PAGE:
After about 3 months of use playing Life and Death, Alge-blaster Plus, shitty shareware games we'd pick up for $1 or download from BBSes for a million years, the computer broke like a motherfucker. The family now had to bring it up to Piscataway NJ, where the shitbag who built this computer's store was. We did this every 3 months for the next year or so. It was my first computer and it was a fucking lemon. We eventually figured out that we were better off going to the local privately owned computer store in town, Jerry's Custom Computers.
         Jerry himself fixed our computer in an hour and whenever something went wrong with it for the next 4 years, my Dad would call him to get a solution over the phone and then mail him a $15 check. My brother ended up taking the computer with him to college and by the time we bought our second computer, a Pentium/75 with a 1 gig harddrive, a 28.8 bps modem, and a CD-Rom, Jerry's Custom Computers and pretty much every other privately computer store in the burbs had long gone out of business, snuffed out the growth of Dell and big box stores.
       However, in the cities, these stores survived. Even to this day, there are still a few kicking out there, altering themselves to fit the times like Bundy Computer, for example. Others managed to survive for massively long periods of time while carrying the exact same business model-- Eastern Computer, until 2014, was one of them, rocking the corner of 16th and Lombard for 24 years without even changing their sign or the shit in their display window. Even ATM-Computing 2000+ at 53rd and Spruce changed some of their shit up during that time. Others shifted their focus to phones-- you see plenty of what I call the Electronic Junk stores around the city-- not as many in the past few years, however.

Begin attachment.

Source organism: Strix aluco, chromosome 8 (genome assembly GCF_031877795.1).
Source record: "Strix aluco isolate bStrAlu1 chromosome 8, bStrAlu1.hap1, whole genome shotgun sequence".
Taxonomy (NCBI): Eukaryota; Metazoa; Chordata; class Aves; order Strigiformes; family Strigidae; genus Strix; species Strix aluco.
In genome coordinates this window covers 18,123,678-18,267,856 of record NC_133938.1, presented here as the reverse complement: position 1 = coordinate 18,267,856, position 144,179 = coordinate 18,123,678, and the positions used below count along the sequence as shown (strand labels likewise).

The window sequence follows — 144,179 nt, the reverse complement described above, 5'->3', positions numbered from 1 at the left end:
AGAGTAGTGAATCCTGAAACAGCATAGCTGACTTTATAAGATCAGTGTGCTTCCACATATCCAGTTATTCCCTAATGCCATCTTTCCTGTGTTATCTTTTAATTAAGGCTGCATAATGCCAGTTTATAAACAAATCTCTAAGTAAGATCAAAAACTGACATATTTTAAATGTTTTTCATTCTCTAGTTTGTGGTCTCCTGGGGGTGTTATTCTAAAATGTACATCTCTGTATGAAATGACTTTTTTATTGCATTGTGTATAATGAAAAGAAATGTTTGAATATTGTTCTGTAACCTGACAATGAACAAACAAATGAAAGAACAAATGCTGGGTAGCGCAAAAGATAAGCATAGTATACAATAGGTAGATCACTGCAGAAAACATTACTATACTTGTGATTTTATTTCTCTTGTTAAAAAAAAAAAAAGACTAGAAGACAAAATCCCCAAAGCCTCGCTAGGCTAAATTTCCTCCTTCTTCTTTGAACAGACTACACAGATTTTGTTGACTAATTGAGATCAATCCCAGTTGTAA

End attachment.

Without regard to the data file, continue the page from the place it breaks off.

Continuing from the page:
Ok, enough nostalgia about old time PC computing. The empty storefront is what's important. This retail storefront lies at the northeast corner of 15th and Lombard-- a high-foot traffic corner close enough to the University of the Arts, Symphony House, South Street stuff, and other attractions that there's no reason why the right person couldn't make this place shine. Its pretty close to the Broad Street Line and is located on the route of the hard-to-find 40 Bus. However, the 4, 27, and 32 all have stops a block away and serve a large portion of the region.
       I'm not sure what the square footage of the space is but it's pretty small. However, any number of businesses like small spaces like this-- a corner cafe, a small art gallery, you name it. It doesn't appear that this thing is available for lease, at least not yet, but it wouldn't hurt if you called the owners of the Gibson Apts (look is up in OPA) and offered a few bucks to lease this place. What are they gonna do? Turn down extra income?
       However you do it, get on the ball with this one and FILL THIS FRONT!

Tuesday, May 26, 2015

Old-Ass Building: Bellevue Court Building

1418 Walnut St

Photo by Michael Bixler
            I've always loved this skinny bastard but never knew that there used to be a street next to it. Not only that-- the building is named after that street! Read all about it at the Hidden City Daily!